Story Highlights• NEW: Autopsy: Clara Riddles shot in head, shoulder, torso
• Security guard shoots gunman after attack on woman
• Atlanta police describe shooting as "domestic situation"
• CNN writer witnesses man shoot woman twice near newsroom
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ATLANTA, Georgia (CNN) -- Clara Riddles' life ended with three bullets -- one each to her shoulder, torso and head -- the Fulton County Medical Examiner told CNN on Wednesday.
The final autopsy results of the 22-year-old hotel worker came a day after police said her ex-boyfriend, Arthur Mann, shot her at the CNN complex in downtown Atlanta, Georgia. Mann was shot moments later by a security officer, police said.
Riddles, of College Park, Georgia, died shortly after arriving at Grady Memorial Hospital.
Mann is from Atlanta and is in his 30s, according to police who have refused to release other identifying information, citing the ongoing investigation.
He is in stable condition at Grady and in police custody facing murder charges. A law enforcement source told CNN that Mann was shot in the face. (Watch suspect at gunpoint, wounded woman on floor )
The shooting, which prompted many visitors to flee the CNN Center atrium, occurred about 1:30 p.m. near the Omni Hotel, which is part of the complex and is where Riddles had worked for about a year.
The shooting resulted in a brief evacuation of the nearby CNN.com newsroom.
Witness Charles Williams was riding up the escalator toward the Omni Hotel lobby when he saw Mann pulling Riddles by her hair with his left hand.
Riddles was screaming and crying and holding on to her hair close to her head with both hands, Williams said. (Read more witness accounts)
"I was walking directly toward them, and he and I were eye-to-eye. And so I started looking at his right hand to see if he had something," said Williams, who works in technology services for Turner Broadcasting.
'Get out my way'
The suspect warned Williams, "Get out my way, pimpin'."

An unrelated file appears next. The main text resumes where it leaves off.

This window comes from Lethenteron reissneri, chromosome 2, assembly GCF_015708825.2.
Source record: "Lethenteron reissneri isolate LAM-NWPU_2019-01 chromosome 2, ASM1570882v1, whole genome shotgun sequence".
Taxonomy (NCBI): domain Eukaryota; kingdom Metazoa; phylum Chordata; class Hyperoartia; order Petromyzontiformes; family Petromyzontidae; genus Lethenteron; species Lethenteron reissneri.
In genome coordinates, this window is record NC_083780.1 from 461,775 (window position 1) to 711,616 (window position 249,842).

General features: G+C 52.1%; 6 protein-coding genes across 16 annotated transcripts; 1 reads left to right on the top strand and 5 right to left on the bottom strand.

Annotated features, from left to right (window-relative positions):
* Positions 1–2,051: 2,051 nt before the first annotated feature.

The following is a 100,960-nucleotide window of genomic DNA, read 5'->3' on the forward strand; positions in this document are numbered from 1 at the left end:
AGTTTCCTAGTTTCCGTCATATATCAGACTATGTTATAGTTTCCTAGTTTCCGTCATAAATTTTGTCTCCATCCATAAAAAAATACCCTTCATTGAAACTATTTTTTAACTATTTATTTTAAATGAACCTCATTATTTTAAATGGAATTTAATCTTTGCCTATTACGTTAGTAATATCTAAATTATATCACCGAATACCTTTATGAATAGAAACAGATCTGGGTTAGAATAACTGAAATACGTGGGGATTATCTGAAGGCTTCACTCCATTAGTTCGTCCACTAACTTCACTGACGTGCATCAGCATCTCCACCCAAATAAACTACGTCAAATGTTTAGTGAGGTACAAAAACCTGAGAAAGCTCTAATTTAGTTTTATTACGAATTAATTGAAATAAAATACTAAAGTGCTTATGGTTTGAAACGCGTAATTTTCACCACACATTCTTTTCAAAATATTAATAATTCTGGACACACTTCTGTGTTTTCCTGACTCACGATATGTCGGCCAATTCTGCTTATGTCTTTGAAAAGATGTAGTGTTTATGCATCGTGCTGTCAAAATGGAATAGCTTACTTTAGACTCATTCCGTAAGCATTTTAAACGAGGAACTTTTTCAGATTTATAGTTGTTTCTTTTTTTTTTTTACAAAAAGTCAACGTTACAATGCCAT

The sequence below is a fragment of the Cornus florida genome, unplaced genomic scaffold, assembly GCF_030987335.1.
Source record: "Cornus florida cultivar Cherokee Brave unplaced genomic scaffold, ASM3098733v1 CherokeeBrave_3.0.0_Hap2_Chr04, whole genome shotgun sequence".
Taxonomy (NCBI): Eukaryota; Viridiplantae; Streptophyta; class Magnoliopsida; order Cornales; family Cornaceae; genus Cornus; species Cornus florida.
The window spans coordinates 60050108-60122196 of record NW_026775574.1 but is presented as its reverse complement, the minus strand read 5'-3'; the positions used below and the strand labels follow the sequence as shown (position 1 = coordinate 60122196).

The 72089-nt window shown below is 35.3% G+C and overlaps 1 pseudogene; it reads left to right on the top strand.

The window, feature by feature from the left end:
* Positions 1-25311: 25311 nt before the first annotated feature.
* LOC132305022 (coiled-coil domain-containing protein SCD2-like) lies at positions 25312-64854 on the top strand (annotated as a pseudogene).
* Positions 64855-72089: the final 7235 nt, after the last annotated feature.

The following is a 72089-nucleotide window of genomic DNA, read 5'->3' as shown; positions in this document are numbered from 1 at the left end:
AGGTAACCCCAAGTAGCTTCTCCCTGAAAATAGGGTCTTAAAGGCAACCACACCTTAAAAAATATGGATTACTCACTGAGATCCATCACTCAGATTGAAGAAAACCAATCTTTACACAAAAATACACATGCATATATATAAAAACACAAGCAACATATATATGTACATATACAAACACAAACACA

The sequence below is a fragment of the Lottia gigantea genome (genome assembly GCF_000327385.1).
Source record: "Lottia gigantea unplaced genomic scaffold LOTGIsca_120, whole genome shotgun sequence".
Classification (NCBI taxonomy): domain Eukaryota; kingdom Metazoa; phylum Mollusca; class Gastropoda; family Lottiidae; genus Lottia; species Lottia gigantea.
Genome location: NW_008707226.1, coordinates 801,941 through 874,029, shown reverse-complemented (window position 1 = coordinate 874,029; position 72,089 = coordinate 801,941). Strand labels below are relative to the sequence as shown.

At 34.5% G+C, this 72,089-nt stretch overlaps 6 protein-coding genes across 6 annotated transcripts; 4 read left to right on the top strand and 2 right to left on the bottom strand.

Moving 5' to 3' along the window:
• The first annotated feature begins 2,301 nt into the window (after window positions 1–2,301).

"I knew you don't say that to someone unless you got something," said Williams, who said he tried to determine whether the man had a weapon in his right hand but could not get a clear view. (Interactive: Track the shooting)
Williams moved out of the man's way and quickly motioned for the nearest security officer.
"I was saying, 'Come here quickly, come!' "
Williams lost sight of the couple as they turned into a hallway outside the CNN.com newsroom. (Slideshow: Newsroom evacuated)
The officer radioed in a disturbance report, and soon other security officers were on the scene.
John Helton, a CNN.com producer, had a direct view of the gunman through glass doors.
"I saw him coming down the escalator pulling her along, around the corner. He ran into the plant and that's when they started struggling," he said.
"She seemed to be trying to wrestle free of him," he said.
Helton said the woman appeared to be shot at point-blank range. "He looked like he had the gun right on top of her head and shot her."
After the shots, CNN.com writer Brad Lendon said, the gunman "looked around, his head turning in my direction. I don't know if he saw me, but at that moment the gravity of what I'd witnessed hit me. I turned away and tried to find the safest way I could out." (Watch Brad Lendon describe what he did next )
The gunman was then shot by Capt. Odell Adams, who joined Turner Security in 1996, according to a spokesperson for Turner, the parent company for CNN.
CNN Medical Producer Matt Sloane shot video of a security officer pointing a gun at the alleged shooter outside the CNN.com newsroom. Sloane saw the man lying face down, apparently bloody. Riddles lay nearby.
Sloane shot the footage through two sets of glass doors into an area the public can access. Some glass was shattered.
A busy and frightening day
The CNN Center was particularly busy Tuesday, following Monday night's NCAA championship game in the nearby Georgia Dome.
At the time of the shooting, many visitors were in the nearby atrium, which includes a food court, shops and a massive television screen broadcasting CNN. (Gallery: Scenes from the shooting)
One woman, who was visiting the CNN Center, said she saw security officers running with their guns drawn.
"The kids were pretty shaken up, and it was pretty scary. And it wasn't until we came back in after the fact and looked up on the CNN screen that we had learned what had really happened," she said.
Louis Principato was on a CNN studio tour when he heard the gunfire.
"The tour guide didn't flinch," he said. "She was very calm. She brought us up into the theater upstairs, where everyone was safe."
The offices of CNN, and the newsrooms for CNN and CNN International, are on higher levels at the other end of the building and were unaffected.
Turner Broadcasting sent messages to employees saying free confidential counseling would be made available. The company made a counselor available Tuesday and planned to do so again Wednesday.
"None of us expects something like this to be part of our work day," Phil Kent, chairman and CEO of Turner Broadcasting, said in a statement to employees.
"Turner Security personnel perform difficult, at times dangerous duty on our behalf. And Turner employees are vigilant in doing their part to ensure the safety of our work environment. Today's events are a sobering reminder of the need to be aware, informed and above all, safe."
An officer stands over the wounded gunman after a shooting near the Omni Hotel at Atlanta's CNN Center.